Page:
I think that's a pretty sound philosophy. People are trying to either get him up in the air for shots or trying to get him off the drive, and (doing the same to) our post players in general. But our post guys are pretty good defenders when they stay disciplined and they stay down. That's something we're working on right now, just getting in the proper position. You want your team to be aggressive and sometimes we're a little over-aggressive, but you've got to be in the right position and you just have to stay anchored. That's something we have to work at and I'm sure coaches on opposing teams will look at that.

On his impressions of Delaware State:
I was impressed when I saw them play Arkansas. I thought they shot the ball in stretches very well. They've got quickness, they've got some guys who can knock down shots, and their leading scorer that's back, Roy Bright, is a really good scorer and he can put the ball in the basket. We've got a challenge again to play good defense. That team has some experience - they went to the (NIT) Tournament - so we've got to be ready to play.

On whether he has ever experienced a 10-game road trip such as the one Delaware State is in the midst of:
I don't remember having to do that. Maybe five or six in a row. But that's a lot. I admire their program and Coach Jackson because I know what his goal is. His goal is to get his team to play well in their league and to prepare his team, and you can't argue with their success. He's done a good job of getting his team prepared for their league and playing a very good schedule. I think the scores of some the games you've seen were a little deceiving. They also played without Bright (for one game).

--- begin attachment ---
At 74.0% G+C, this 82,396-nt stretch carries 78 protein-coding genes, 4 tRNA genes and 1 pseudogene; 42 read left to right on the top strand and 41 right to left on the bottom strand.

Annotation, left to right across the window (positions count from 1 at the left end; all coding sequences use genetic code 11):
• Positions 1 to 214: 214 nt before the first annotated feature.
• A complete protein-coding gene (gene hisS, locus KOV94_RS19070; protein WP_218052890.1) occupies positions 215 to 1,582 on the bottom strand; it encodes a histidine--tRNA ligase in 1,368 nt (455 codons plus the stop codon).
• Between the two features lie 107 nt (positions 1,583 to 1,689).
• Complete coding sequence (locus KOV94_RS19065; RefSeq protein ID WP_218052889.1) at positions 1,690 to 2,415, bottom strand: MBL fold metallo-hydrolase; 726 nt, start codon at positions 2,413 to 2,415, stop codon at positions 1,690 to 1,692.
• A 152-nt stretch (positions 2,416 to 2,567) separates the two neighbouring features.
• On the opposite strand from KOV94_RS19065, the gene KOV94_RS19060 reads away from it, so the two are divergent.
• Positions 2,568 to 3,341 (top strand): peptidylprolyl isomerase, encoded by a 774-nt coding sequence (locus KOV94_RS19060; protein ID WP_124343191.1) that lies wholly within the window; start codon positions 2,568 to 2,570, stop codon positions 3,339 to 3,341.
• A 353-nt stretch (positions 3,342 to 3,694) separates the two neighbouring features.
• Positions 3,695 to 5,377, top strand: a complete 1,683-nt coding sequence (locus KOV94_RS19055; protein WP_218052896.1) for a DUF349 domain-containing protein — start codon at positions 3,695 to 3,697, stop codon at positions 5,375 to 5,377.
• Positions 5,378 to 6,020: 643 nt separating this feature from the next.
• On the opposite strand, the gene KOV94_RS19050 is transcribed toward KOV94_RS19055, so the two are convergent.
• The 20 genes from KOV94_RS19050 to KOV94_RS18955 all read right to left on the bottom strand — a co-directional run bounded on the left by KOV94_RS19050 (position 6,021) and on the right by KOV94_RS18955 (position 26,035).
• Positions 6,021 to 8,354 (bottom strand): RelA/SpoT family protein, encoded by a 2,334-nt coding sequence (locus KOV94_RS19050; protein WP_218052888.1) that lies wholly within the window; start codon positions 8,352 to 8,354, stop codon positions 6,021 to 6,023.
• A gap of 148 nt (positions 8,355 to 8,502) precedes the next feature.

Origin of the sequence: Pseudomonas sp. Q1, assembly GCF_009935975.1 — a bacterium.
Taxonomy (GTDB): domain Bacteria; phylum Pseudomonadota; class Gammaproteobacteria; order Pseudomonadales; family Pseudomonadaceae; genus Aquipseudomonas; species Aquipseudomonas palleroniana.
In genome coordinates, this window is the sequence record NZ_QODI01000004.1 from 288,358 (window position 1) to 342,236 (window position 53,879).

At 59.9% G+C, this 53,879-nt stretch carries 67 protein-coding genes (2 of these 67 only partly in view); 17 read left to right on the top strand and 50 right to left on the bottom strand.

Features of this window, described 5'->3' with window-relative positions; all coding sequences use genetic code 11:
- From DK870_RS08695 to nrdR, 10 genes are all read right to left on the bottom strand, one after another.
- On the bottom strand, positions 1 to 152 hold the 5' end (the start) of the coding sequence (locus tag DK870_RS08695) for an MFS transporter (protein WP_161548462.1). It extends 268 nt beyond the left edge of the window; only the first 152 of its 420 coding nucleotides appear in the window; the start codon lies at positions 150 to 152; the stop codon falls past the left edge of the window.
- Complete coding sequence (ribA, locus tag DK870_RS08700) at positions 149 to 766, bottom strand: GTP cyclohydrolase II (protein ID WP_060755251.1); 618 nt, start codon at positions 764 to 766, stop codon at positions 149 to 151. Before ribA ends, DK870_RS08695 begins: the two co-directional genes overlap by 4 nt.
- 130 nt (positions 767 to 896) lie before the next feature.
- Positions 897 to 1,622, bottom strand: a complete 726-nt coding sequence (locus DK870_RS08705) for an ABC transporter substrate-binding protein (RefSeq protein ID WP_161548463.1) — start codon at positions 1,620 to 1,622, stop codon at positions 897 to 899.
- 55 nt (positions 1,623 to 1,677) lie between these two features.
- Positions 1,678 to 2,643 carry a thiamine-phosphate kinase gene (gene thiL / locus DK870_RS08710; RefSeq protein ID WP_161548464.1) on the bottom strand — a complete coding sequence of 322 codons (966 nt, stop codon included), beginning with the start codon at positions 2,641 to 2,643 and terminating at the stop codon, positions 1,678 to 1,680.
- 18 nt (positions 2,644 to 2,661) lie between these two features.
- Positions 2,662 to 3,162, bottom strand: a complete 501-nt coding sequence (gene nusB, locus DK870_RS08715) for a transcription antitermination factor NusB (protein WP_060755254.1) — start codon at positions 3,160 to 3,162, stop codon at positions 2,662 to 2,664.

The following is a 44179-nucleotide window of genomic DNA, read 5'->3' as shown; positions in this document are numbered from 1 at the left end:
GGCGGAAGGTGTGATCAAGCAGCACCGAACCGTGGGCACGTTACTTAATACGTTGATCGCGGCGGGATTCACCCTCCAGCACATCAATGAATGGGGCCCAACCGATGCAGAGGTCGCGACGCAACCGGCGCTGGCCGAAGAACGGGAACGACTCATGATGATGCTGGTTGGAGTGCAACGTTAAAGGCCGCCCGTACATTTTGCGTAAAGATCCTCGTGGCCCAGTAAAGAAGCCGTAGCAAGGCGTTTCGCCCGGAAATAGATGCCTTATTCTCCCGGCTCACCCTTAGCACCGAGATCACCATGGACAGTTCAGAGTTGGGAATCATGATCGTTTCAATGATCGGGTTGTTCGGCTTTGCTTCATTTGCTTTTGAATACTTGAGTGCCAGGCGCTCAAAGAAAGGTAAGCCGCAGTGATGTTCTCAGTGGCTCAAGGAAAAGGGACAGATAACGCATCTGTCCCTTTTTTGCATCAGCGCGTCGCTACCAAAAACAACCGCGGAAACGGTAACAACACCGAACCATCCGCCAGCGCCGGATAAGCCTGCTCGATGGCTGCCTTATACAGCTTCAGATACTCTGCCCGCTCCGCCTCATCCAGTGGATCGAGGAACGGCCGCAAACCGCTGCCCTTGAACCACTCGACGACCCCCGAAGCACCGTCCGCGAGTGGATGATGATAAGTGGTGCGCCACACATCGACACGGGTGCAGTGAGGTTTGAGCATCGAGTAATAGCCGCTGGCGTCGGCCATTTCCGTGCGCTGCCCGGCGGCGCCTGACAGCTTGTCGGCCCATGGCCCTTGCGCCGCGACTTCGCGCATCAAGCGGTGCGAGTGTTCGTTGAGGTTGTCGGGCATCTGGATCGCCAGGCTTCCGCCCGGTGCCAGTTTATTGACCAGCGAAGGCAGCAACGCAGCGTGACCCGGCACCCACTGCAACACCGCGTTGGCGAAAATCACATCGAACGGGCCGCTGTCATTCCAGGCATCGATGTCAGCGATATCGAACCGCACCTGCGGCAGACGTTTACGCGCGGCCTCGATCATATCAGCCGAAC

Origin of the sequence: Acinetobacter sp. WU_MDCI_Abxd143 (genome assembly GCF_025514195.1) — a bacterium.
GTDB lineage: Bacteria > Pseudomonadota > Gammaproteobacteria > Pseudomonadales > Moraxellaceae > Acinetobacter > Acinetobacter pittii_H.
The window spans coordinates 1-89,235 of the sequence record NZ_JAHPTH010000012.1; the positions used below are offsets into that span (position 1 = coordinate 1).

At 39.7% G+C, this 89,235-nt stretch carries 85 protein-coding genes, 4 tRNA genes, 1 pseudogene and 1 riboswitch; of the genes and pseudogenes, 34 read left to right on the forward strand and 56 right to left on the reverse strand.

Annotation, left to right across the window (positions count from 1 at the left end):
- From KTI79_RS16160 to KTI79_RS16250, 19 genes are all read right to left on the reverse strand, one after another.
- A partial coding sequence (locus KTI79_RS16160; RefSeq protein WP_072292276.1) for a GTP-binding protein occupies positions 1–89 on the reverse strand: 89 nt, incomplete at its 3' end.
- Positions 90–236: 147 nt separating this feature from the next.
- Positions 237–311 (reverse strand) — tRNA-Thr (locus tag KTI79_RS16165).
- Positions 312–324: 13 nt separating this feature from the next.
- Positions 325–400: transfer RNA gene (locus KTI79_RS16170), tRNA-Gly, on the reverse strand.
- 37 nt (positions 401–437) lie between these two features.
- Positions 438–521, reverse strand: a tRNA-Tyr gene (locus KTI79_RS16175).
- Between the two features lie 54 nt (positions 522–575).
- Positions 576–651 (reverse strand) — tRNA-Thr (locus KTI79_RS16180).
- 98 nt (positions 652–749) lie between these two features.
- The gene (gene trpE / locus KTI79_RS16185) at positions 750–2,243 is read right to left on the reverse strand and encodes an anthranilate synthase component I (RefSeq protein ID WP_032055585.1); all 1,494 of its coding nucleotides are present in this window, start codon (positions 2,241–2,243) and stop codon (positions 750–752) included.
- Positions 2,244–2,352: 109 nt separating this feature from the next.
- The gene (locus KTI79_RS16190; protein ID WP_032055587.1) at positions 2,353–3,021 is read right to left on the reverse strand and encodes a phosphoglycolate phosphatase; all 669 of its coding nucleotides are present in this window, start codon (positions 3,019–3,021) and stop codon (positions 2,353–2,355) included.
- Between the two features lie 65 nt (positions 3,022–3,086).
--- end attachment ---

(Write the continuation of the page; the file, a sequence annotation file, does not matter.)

On his impressions of Eric Vierneisel following his breakout game at K-State:
Eric's shooting the ball well and his ability for us to be an experienced guard is important. He can get us going in some ways because he is experienced. You look at his assist-to-turnover ratio, that's pretty impressive. Last look, he was leading the Pac-10, and I brought that up to my team. On our team that's huge. You want to give him credit for what he's done. I know the last game, knocking down some shots gave him some confidence, because Eric's a good shooter and sometimes shooters just need to get on a roll. You never know when that's going to happen but if he can continue to shoot the ball with confidence that would really help our team.

On the status of Theo Robertson (hip):
I think he's had four contact practices, but right now we're working him into half court and trying to give him some recovery time because he's still sore. It's encouraging just to see him in some of the drills and he's still got a ways to go still, but it's just great to see him out there. His teammates were really excited when he got back on the floor. As coaches, we were ecstatic to see him playing. I'm just happy for him because it's been a long haul for him. It's been a long road back from his injury, but I don't know of anybody that's worked any harder than Theo's worked to get himself back. He's in the training room and doing rehab sometimes two, three times a day. He's making progress. I don't know about a time frame.

On the preparations for Jamal Boykin before his debut Dec. 22 vs. Utah:
We were putting him on the gold team (in practice) and then I'm starting to realize, you know, he's going to be on the blue team in three days. But he's getting a lot of reps on the gold team. It's been good to play against him practice. He's given us a real challenge in practice when you're trying to contain him, defend him, and he brings a lot of spirit and energy to his team. But Friday will be his first practice (with the blue team) before he's eligible to play.